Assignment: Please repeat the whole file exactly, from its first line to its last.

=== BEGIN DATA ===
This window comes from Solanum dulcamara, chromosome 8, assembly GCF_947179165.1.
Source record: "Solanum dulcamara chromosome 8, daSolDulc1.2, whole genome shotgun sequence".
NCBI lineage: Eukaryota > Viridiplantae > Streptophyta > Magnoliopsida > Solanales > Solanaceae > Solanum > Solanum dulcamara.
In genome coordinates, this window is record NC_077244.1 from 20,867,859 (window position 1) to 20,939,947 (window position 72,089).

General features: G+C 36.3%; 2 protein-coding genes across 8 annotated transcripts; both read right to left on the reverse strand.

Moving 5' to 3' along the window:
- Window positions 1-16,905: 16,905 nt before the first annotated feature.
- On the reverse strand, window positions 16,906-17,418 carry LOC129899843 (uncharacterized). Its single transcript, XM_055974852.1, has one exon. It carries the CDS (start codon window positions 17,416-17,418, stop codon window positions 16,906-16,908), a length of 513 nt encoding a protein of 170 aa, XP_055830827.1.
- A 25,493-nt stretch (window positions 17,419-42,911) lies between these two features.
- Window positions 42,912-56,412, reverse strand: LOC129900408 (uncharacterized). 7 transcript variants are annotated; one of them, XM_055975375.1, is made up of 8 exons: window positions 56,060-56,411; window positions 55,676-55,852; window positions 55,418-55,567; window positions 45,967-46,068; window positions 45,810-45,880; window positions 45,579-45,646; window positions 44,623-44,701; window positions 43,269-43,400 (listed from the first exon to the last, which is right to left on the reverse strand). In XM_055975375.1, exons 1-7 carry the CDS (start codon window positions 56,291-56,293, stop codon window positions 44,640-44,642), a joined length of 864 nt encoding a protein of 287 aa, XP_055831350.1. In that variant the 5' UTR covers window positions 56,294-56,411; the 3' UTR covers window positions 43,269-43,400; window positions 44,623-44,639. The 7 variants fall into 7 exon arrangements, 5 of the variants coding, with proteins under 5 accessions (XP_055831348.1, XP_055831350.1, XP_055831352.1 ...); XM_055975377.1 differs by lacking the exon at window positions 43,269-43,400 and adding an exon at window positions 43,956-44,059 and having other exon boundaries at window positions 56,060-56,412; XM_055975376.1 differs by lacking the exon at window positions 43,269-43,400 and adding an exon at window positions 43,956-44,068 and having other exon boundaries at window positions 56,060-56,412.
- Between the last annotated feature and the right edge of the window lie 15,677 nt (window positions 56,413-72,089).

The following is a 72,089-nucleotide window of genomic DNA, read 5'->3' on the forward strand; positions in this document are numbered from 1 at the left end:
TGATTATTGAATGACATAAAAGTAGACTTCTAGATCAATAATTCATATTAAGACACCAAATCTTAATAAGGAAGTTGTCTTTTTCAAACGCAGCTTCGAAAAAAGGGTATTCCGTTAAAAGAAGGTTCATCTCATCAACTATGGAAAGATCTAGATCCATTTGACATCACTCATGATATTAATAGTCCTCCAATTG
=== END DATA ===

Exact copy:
This window comes from Solanum dulcamara, chromosome 8, assembly GCF_947179165.1.
Source record: "Solanum dulcamara chromosome 8, daSolDulc1.2, whole genome shotgun sequence".
NCBI lineage: Eukaryota > Viridiplantae > Streptophyta > Magnoliopsida > Solanales > Solanaceae > Solanum > Solanum dulcamara.
In genome coordinates, this window is record NC_077244.1 from 20,867,859 (window position 1) to 20,939,947 (window position 72,089).

General features: G+C 36.3%; 2 protein-coding genes across 8 annotated transcripts; both read right to left on the reverse strand.

Moving 5' to 3' along the window:
- Window positions 1-16,905: 16,905 nt before the first annotated feature.
- On the reverse strand, window positions 16,906-17,418 carry LOC129899843 (uncharacterized). Its single transcript, XM_055974852.1, has one exon. It carries the CDS (start codon window positions 17,416-17,418, stop codon window positions 16,906-16,908), a length of 513 nt encoding a protein of 170 aa, XP_055830827.1.
- A 25,493-nt stretch (window positions 17,419-42,911) lies between these two features.
- Window positions 42,912-56,412, reverse strand: LOC129900408 (uncharacterized). 7 transcript variants are annotated; one of them, XM_055975375.1, is made up of 8 exons: window positions 56,060-56,411; window positions 55,676-55,852; window positions 55,418-55,567; window positions 45,967-46,068; window positions 45,810-45,880; window positions 45,579-45,646; window positions 44,623-44,701; window positions 43,269-43,400 (listed from the first exon to the last, which is right to left on the reverse strand). In XM_055975375.1, exons 1-7 carry the CDS (start codon window positions 56,291-56,293, stop codon window positions 44,640-44,642), a joined length of 864 nt encoding a protein of 287 aa, XP_055831350.1. In that variant the 5' UTR covers window positions 56,294-56,411; the 3' UTR covers window positions 43,269-43,400; window positions 44,623-44,639. The 7 variants fall into 7 exon arrangements, 5 of the variants coding, with proteins under 5 accessions (XP_055831348.1, XP_055831350.1, XP_055831352.1 ...); XM_055975377.1 differs by lacking the exon at window positions 43,269-43,400 and adding an exon at window positions 43,956-44,059 and having other exon boundaries at window positions 56,060-56,412; XM_055975376.1 differs by lacking the exon at window positions 43,269-43,400 and adding an exon at window positions 43,956-44,068 and having other exon boundaries at window positions 56,060-56,412.
- Between the last annotated feature and the right edge of the window lie 15,677 nt (window positions 56,413-72,089).

The following is a 72,089-nucleotide window of genomic DNA, read 5'->3' on the forward strand; positions in this document are numbered from 1 at the left end:
TGATTATTGAATGACATAAAAGTAGACTTCTAGATCAATAATTCATATTAAGACACCAAATCTTAATAAGGAAGTTGTCTTTTTCAAACGCAGCTTCGAAAAAAGGGTATTCCGTTAAAAGAAGGTTCATCTCATCAACTATGGAAAGATCTAGATCCATTTGACATCACTCATGATATTAATAGTCCTCCAATTG